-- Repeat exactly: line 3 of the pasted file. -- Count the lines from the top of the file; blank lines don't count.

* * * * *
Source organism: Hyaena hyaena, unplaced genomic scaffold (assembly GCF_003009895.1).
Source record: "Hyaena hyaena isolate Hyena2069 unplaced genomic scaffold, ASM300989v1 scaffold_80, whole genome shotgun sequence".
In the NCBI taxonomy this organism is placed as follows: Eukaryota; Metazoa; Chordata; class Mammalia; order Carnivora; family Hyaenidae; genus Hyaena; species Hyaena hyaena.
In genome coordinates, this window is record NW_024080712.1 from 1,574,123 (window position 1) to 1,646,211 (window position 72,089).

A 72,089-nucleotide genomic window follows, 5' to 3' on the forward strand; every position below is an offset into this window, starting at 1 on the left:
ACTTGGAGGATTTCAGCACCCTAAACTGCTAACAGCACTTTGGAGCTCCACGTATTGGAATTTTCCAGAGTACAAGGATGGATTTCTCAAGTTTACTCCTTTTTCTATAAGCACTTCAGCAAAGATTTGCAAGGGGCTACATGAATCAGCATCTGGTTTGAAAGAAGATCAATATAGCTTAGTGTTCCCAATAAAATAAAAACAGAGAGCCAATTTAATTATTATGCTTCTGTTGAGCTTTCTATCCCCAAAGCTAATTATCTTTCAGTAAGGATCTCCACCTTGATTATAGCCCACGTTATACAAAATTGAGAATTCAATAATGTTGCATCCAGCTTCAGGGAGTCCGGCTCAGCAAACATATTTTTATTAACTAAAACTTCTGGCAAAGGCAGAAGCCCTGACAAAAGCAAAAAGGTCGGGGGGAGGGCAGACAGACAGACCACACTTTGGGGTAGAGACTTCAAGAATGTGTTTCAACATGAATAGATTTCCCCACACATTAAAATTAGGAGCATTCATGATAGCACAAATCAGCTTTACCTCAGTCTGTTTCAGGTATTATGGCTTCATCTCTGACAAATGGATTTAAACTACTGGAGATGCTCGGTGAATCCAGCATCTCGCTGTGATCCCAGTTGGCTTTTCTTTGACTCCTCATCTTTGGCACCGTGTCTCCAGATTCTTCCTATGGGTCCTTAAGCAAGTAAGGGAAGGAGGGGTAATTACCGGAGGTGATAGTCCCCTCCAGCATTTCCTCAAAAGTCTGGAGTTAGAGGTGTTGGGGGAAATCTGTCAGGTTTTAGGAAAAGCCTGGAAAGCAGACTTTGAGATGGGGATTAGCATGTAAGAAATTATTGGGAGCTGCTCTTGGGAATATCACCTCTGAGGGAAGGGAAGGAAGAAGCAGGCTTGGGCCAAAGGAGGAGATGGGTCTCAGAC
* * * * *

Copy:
In the NCBI taxonomy this organism is placed as follows: Eukaryota; Metazoa; Chordata; class Mammalia; order Carnivora; family Hyaenidae; genus Hyaena; species Hyaena hyaena.